“And that’s when it turned around.”

Check it out:

It’s “Ela’s Favorite Hat” from the book One-Skein Wonders, done in Noro Silk Garden. I didn’t choose the color bands; Silk Garden is self-striping yarn, and it comes in all these crazy colors.

This one is for the donation pile, and I prayed for the recipient while knitting. I don’t know anything about the eventual recipient, but it might be someone homeless or someone in a shelter, and those are pretty awful places to be. I figure people in that situation ought to at least have a brightly-colored warm hat, and I pray for them. I pray that they can be one warm hat away from turning it around.

Originally I donated to a charity that sent all the scarves and hats to Mongolia; it wasn’t until I dropped off that beaded scarf at the Angeltown Food Pantry that I realized I might see the scarf again one day — I might meet the recipient. And that weirded me out because it feels like violating someone’s privacy. Angelborough is an even smaller town. The women’s shelter in the next town over doesn’t seem very far away.

While knitting this hat, I thought about it again. Standing in line at the supermarket, I look up and the woman in front of me is wearing the hat. What do I do? If she turns and sees me staring, I would never say “I made that,” but I might say, “I was looking at your hat. Is it hand-knit?”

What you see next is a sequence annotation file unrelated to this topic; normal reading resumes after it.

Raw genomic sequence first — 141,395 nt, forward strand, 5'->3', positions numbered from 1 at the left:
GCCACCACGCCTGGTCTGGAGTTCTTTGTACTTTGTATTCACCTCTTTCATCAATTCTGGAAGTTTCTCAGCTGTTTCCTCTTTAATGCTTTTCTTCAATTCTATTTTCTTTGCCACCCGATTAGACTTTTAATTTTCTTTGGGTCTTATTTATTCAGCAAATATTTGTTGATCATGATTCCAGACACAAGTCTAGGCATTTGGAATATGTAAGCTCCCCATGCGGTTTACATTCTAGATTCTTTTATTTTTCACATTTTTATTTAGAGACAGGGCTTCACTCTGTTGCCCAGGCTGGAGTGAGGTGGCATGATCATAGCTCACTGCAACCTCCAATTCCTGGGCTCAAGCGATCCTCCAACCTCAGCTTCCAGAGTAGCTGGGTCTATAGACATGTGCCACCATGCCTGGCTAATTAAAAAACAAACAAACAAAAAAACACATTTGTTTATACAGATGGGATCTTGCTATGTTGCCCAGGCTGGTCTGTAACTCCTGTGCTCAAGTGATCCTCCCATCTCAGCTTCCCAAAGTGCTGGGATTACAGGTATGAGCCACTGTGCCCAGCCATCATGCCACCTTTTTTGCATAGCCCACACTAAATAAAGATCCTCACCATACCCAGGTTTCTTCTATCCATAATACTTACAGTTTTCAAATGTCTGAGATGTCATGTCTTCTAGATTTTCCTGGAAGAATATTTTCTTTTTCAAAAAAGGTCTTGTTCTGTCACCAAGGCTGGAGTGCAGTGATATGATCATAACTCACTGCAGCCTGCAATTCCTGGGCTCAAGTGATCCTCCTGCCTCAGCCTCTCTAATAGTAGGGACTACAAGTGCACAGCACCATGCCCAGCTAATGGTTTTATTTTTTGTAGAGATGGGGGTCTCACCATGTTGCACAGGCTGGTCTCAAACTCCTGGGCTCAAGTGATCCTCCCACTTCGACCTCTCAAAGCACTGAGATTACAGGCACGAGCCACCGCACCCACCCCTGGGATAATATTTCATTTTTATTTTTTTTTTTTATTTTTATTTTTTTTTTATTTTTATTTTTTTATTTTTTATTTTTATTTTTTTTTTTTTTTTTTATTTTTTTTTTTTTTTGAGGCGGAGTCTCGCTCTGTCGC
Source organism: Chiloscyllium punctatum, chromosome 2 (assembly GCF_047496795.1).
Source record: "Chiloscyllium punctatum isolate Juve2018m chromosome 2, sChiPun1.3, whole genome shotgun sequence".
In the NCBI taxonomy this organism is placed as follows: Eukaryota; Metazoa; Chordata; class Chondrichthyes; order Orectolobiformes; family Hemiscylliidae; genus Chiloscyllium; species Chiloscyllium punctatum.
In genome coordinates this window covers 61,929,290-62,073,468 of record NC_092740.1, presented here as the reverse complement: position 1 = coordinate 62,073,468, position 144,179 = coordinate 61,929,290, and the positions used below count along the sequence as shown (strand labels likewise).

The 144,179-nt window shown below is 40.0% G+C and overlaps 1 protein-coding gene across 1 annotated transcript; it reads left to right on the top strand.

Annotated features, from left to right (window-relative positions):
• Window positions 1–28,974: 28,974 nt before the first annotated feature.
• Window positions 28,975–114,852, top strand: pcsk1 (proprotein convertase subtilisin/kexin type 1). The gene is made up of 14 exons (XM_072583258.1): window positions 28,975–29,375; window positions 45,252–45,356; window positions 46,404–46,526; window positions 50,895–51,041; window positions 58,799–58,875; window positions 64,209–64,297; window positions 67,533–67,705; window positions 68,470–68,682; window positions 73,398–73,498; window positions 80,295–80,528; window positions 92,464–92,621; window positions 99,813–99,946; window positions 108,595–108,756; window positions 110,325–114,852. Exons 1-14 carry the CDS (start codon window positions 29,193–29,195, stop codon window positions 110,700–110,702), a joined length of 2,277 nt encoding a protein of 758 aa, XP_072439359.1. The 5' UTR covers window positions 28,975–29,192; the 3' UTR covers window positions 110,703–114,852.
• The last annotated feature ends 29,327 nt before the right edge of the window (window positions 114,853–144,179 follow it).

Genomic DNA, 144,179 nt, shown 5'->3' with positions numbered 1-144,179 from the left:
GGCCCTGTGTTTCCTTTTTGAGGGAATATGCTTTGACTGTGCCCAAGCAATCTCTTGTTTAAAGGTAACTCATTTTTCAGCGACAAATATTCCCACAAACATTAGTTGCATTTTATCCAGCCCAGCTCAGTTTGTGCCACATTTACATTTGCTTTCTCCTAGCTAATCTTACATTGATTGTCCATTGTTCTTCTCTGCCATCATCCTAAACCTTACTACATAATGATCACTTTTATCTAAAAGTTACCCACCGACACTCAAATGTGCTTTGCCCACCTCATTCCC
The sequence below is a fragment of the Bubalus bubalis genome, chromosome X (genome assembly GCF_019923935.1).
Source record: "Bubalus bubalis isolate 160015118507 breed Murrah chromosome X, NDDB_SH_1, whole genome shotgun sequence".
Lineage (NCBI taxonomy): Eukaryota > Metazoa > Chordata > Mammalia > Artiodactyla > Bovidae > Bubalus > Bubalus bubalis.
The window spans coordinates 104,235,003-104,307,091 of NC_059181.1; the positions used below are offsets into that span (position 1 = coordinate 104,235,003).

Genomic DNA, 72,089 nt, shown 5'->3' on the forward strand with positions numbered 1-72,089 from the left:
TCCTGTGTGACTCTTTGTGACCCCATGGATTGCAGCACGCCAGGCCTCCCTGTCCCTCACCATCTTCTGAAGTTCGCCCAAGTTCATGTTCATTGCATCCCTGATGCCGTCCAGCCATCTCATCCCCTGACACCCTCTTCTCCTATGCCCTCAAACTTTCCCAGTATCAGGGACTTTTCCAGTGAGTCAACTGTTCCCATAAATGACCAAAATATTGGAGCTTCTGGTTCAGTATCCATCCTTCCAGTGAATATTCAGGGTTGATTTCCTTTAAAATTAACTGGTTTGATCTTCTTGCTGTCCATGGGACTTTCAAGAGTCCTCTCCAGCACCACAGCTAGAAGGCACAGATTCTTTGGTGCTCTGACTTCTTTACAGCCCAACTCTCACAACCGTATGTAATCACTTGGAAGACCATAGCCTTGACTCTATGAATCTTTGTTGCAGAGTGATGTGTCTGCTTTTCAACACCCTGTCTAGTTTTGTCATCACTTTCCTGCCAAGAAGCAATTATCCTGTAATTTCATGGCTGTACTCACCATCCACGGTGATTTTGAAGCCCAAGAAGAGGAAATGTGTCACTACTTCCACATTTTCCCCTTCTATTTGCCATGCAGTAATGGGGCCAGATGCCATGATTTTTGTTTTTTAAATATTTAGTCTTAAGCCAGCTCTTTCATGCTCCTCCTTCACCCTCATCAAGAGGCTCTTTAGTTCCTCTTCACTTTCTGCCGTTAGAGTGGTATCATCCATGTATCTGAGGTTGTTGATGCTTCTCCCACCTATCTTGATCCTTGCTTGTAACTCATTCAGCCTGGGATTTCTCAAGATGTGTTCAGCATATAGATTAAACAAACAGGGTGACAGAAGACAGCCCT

And what if she says, “Yes, but I don’t know who made it. It was given to me at a very dark time in my life, and I know this seems silly, but right after I got this hat, everything turned around. I found the courage to apply for a job, and I got it. I was able to move to a safer place with my kids. And everything’s good now.”

That doesn’t happen in real life. It happens in my head during rows of knits and purls and while making whimsical iCords for the crown. She’d probably just say, “Yeah, I think it was,” and leave it at that.

I do like to think, though, that maybe a woman would receive a hand-made hat and think, “Someone must have cared to make this,” and maybe that can be enough to fight off the despair when it’s all gone wrong.


About philangelus

Mom, freelance writer, novelist, angelphile, Catholic, know-it-all.
This entry was posted in knitting, pensive and tagged , , , . Bookmark the permalink.

One Response to “And that’s when it turned around.”

  1. Lorraine E. Castro says:

    Since everything is possible through prayer, whether you bump into her or not, you are a blessing!

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